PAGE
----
The second incentive is less obvious. But it should be kept in mind that the other clients of the investment banks are the investors who actually buy into these deals. After the investment bank delivers the new stock to these institutions, the institutions want to make money not lose it. The banks therefore are incentivized to support the price even after the money is raised. They again have more than ample reason to ignore any inconvenient truths about their corporate clients.
Yes, yes, yes. I know. Following the implosion of the internet bubble in 2000, Wall Street investment banks fully separated research from investment banking. The compensation of analysts is now typically determined by “the overall profitability of the firm”. But clearly no banks generate revenues from their research. Research is fully a cost center. Even sales and trading revenues have dwindled dramatically, especially in comparison to investment banking revenues. Any analyst with a shred of common sense knows exactly where his bonus is coming from at the end of the year. The connection between research and investment banking used to be explicit. Now it has simply become “wink wink nod nod”.
The lesson to be learned is that sell side research targets have consistently proven to be nonsense. Anyone who loses money because they put faith in a sell side target has no one to blame but themselves.
Lesson #3: With technology, you get what you pay for
In my previous article, I made the point that Ohr had paid just $100,000 for Squalamine and that it had been purchased from a bankrupt seller who had already had the compound in clinical trials but had chosen to discontinue it.
With this knowledge in hand, it is shocking that anyone would have placed anything more than tangential faith in the prospects for the drug.
Yet we see this pattern over and over again. A micro cap reverse merger acquires some token technology for next to nothing. The company then churns out press releases (usually hyping the size of the overall market). Investment banks are incentivized with fee revenues. The stock soars (for a time).
More so than any other factor, the existence of low priced and dated technology is typically the best predictor of ultimate failure for these microcaps.
I have written about similar situations and have been consistently proven correct. When I wrote about Organovo (NASDAQ:ONVO), I noted that it had acquired dated technology for a six figure sum which quickly translated into a 10 figure market cap following a string of press releases and hyper promotional articles on the stock. In the time since my last article, the stock has fallen from over $13 to the $3’s, a decline of more than 70%. Not surprisingly, the company has yet to generate meaningful revenue from its technology.
Unipixel (NASDAQ:UNXL) was another similar case. As I noted in my article, press releases and hype from retail investors sent the stock soaring despite the fact that its underlying technology was dated and marginal. The stock has now cratered to just over cash value per share.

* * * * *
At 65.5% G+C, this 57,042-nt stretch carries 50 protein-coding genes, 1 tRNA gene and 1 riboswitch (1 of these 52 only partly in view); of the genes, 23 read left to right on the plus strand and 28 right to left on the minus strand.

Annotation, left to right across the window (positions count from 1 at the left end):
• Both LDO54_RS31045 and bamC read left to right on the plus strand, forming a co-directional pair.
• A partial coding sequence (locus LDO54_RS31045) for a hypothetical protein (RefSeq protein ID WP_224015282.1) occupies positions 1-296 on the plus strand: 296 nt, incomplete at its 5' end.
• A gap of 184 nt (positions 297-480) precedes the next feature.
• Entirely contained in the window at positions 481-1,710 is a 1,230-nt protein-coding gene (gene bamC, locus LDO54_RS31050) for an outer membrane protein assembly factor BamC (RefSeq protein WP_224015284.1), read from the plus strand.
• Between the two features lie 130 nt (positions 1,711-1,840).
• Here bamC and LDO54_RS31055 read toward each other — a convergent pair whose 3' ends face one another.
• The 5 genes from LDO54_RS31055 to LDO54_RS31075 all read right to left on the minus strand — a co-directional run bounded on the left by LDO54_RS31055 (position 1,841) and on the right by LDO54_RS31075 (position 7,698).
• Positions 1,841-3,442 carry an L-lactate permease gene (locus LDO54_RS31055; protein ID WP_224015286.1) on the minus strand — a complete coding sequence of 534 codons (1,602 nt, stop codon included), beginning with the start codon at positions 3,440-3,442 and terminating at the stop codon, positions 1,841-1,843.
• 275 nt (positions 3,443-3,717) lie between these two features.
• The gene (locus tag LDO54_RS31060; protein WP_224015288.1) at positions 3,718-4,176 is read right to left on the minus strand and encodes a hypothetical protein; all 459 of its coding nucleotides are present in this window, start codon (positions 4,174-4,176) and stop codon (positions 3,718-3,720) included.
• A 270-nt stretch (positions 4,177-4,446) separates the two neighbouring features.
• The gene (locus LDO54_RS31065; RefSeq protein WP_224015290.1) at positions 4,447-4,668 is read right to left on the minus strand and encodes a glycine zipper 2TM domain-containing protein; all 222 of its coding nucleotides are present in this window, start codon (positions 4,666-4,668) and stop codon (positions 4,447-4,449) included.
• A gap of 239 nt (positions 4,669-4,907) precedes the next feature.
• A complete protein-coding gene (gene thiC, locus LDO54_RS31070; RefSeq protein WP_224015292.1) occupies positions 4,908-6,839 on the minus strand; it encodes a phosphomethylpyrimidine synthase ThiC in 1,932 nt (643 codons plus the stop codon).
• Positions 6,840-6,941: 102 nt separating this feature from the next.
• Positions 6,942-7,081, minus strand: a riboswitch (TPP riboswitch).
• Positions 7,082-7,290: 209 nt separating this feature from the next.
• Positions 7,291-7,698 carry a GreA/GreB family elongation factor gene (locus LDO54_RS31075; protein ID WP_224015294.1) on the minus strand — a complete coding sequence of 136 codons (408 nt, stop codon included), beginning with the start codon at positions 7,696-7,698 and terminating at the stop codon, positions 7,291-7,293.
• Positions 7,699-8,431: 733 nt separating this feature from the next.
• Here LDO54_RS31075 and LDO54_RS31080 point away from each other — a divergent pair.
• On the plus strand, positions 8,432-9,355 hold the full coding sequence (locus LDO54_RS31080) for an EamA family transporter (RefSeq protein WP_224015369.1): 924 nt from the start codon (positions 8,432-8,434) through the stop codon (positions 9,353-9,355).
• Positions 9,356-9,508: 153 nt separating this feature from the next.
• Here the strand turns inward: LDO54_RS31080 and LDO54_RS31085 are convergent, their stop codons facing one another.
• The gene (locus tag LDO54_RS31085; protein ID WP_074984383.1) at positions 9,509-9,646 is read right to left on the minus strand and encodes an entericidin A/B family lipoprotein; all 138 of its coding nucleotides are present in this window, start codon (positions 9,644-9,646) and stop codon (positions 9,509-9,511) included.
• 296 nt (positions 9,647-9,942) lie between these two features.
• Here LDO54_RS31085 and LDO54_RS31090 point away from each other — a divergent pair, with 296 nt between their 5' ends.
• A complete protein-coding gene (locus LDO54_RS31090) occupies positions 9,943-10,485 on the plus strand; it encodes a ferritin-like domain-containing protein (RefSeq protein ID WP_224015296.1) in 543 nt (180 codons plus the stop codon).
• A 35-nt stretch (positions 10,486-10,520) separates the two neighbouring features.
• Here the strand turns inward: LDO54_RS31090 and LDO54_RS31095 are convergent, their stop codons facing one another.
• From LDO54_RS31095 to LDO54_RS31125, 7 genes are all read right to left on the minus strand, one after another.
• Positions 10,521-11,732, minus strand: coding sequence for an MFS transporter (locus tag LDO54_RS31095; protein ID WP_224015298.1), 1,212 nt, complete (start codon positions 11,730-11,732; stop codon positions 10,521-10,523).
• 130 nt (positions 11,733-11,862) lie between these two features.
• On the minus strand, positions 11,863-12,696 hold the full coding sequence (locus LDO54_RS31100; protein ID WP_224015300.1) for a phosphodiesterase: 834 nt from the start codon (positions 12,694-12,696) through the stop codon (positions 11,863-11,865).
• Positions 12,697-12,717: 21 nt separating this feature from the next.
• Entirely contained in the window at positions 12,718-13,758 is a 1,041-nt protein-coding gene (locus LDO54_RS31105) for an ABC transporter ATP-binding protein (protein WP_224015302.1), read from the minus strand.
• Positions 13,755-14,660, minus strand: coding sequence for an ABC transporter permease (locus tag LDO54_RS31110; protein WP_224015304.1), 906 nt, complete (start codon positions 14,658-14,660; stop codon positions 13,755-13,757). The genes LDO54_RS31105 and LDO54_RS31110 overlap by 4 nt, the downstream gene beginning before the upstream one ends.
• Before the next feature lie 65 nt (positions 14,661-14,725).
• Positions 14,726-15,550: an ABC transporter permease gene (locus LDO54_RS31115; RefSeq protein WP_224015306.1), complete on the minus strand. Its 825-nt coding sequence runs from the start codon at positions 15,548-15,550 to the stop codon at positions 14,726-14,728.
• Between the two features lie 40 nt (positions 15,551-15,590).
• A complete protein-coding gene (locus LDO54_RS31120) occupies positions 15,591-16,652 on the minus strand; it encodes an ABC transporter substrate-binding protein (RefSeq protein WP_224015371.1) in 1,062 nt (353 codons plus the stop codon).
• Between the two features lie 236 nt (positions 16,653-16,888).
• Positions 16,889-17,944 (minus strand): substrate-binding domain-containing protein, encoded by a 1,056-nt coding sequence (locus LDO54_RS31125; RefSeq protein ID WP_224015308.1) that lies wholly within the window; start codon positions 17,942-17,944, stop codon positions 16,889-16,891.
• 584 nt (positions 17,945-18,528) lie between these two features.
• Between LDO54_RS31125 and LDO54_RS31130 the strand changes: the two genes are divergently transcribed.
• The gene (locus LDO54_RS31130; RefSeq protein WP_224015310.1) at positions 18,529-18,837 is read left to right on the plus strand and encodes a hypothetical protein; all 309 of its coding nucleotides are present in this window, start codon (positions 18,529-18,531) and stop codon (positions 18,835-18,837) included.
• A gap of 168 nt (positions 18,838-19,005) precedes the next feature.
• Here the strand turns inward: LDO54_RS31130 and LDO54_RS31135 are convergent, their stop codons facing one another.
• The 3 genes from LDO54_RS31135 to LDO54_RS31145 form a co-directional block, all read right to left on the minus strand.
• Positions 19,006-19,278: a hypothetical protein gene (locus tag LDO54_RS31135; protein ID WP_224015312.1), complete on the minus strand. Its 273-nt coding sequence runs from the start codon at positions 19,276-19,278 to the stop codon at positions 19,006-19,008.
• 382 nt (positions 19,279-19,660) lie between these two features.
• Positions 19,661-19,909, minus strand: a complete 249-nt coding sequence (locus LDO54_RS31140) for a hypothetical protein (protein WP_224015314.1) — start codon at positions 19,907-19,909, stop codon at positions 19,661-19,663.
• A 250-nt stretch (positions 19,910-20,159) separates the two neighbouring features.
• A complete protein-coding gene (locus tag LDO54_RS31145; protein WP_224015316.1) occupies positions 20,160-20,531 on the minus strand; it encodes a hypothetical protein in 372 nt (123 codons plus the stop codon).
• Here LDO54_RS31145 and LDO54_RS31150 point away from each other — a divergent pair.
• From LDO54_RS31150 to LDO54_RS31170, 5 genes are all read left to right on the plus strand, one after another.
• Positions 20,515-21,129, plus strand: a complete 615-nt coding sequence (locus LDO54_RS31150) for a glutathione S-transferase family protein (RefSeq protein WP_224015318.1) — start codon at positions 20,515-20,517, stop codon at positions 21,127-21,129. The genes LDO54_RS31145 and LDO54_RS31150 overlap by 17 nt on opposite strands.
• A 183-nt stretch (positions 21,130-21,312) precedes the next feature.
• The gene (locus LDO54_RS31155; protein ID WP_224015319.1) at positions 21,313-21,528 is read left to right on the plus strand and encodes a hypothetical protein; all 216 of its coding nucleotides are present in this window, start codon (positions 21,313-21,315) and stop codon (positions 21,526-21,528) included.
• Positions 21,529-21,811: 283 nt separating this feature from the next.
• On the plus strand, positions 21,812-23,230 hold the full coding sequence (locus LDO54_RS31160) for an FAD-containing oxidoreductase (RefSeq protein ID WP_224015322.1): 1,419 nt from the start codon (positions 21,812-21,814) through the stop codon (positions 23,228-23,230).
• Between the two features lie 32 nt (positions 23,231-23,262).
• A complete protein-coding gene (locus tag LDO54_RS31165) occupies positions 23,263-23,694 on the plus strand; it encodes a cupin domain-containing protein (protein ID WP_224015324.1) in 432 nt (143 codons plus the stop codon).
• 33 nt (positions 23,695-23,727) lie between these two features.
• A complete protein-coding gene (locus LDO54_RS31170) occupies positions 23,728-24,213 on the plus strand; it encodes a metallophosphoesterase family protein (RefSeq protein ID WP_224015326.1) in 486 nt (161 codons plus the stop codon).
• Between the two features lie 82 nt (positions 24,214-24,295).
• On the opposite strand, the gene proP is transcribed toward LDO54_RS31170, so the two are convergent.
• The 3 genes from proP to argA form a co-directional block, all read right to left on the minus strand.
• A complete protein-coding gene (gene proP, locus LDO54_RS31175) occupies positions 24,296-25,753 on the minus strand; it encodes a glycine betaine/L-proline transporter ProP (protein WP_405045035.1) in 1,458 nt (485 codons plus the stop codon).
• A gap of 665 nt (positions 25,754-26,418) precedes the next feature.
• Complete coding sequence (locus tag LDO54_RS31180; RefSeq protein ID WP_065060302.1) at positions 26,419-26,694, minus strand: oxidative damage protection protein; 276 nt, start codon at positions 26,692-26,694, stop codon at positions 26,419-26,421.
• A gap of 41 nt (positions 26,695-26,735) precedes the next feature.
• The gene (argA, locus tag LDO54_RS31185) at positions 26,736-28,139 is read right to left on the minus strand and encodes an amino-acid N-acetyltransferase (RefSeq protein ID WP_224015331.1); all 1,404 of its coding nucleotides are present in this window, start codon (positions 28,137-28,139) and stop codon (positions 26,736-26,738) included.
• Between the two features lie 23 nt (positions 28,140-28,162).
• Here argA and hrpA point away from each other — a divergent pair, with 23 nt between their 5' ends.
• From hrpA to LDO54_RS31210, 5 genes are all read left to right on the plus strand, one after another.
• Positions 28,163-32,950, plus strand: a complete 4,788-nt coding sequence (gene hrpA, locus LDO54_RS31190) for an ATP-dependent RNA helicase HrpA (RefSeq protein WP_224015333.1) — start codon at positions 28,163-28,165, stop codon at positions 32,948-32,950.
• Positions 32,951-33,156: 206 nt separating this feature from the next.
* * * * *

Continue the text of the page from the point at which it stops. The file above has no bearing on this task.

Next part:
In all of these cases, the hype always focuses on the massive potential of the multi billion dollar market, while ignoring the fact that the company’s technology is likely worthless.
Lesson #4: Lack of institutional ownership is a strong predictor of failure
Sell side analysts were busy telling the world that Ohr was a 3-5 bagger over the next 12 months. And yet the company had a paltry institutional ownershipof just 24%.
Institutions are far more motivated and capable than individual investors when it comes to evaluating opportunities and making money on stocks. They have full time employees with deeper expertise and they have the deep pockets to pay for real research to be done.
Yet we see time and time again that retail investors think that they have outsmarted Wall Street and found an undiscovered bargain in some micro cap stock. While the institutions sit on the sidelines, retail bids up the stock by hundreds of percent.
When we see a massive run up in a stock coupled with a striking lack of institutional participation, it should at the very least serve as a clue that something is missing. This is often the first clue that a stock will end up being a far better short than a long.
Lesson #5: Share price is a poor predictor of ultimate success
Many readers are very unforgiving of short sellers. When the share price goes up following a negative exposé, these readers are quick to point fingers and suggest that the conclusions must have been false.
With each of the stocks mentioned above, we have seen significant spikes in their share prices before they cratered due to their ultimate failure. Ohr has been no exception to this pattern.
When I wrote about Ohr, the stock price was sitting at around $9. It eventually fell back to around $6.
In the few weeks before the failure of Squalamine, the stock spiked from $7 to nearly $12 based on enthusiasm for its near term prospects. With the stock now sitting at $3, we can see clearly that stock price is a very weak predictor of ultimate outcomes. This is especially true when looking at retail heavy microcaps.